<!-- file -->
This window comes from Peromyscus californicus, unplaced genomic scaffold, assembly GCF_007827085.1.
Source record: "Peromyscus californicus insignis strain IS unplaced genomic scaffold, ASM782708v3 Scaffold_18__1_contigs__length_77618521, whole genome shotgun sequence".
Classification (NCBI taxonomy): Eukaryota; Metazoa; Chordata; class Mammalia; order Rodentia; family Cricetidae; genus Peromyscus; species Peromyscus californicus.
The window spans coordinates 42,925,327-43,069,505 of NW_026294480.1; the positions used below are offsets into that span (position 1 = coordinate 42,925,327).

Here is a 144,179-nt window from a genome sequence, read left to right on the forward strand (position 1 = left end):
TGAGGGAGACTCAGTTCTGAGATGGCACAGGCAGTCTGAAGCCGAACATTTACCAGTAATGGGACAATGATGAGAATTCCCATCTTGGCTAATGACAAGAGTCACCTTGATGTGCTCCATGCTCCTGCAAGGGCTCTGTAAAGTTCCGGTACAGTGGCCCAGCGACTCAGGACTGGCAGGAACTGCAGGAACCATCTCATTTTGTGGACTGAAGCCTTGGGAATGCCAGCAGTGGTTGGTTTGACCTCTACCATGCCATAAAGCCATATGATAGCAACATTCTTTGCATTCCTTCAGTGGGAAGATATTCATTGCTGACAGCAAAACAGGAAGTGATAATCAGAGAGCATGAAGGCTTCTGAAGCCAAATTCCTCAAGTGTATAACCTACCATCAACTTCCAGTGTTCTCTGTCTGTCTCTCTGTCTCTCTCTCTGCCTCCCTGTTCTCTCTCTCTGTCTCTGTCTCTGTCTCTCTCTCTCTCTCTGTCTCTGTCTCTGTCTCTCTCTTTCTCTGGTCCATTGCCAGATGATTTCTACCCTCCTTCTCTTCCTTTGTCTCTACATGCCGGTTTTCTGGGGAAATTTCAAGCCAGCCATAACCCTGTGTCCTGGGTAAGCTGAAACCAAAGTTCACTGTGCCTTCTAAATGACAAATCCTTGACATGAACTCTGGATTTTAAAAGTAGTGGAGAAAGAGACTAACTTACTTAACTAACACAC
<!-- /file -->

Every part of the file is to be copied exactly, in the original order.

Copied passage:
This window comes from Peromyscus californicus, unplaced genomic scaffold, assembly GCF_007827085.1.
Source record: "Peromyscus californicus insignis strain IS unplaced genomic scaffold, ASM782708v3 Scaffold_18__1_contigs__length_77618521, whole genome shotgun sequence".
Classification (NCBI taxonomy): Eukaryota; Metazoa; Chordata; class Mammalia; order Rodentia; family Cricetidae; genus Peromyscus; species Peromyscus californicus.
The window spans coordinates 42,925,327-43,069,505 of NW_026294480.1; the positions used below are offsets into that span (position 1 = coordinate 42,925,327).

Here is a 144,179-nt window from a genome sequence, read left to right on the forward strand (position 1 = left end):
TGAGGGAGACTCAGTTCTGAGATGGCACAGGCAGTCTGAAGCCGAACATTTACCAGTAATGGGACAATGATGAGAATTCCCATCTTGGCTAATGACAAGAGTCACCTTGATGTGCTCCATGCTCCTGCAAGGGCTCTGTAAAGTTCCGGTACAGTGGCCCAGCGACTCAGGACTGGCAGGAACTGCAGGAACCATCTCATTTTGTGGACTGAAGCCTTGGGAATGCCAGCAGTGGTTGGTTTGACCTCTACCATGCCATAAAGCCATATGATAGCAACATTCTTTGCATTCCTTCAGTGGGAAGATATTCATTGCTGACAGCAAAACAGGAAGTGATAATCAGAGAGCATGAAGGCTTCTGAAGCCAAATTCCTCAAGTGTATAACCTACCATCAACTTCCAGTGTTCTCTGTCTGTCTCTCTGTCTCTCTCTCTGCCTCCCTGTTCTCTCTCTCTGTCTCTGTCTCTGTCTCTCTCTCTCTCTCTGTCTCTGTCTCTGTCTCTCTCTTTCTCTGGTCCATTGCCAGATGATTTCTACCCTCCTTCTCTTCCTTTGTCTCTACATGCCGGTTTTCTGGGGAAATTTCAAGCCAGCCATAACCCTGTGTCCTGGGTAAGCTGAAACCAAAGTTCACTGTGCCTTCTAAATGACAAATCCTTGACATGAACTCTGGATTTTAAAAGTAGTGGAGAAAGAGACTAACTTACTTAACTAACACAC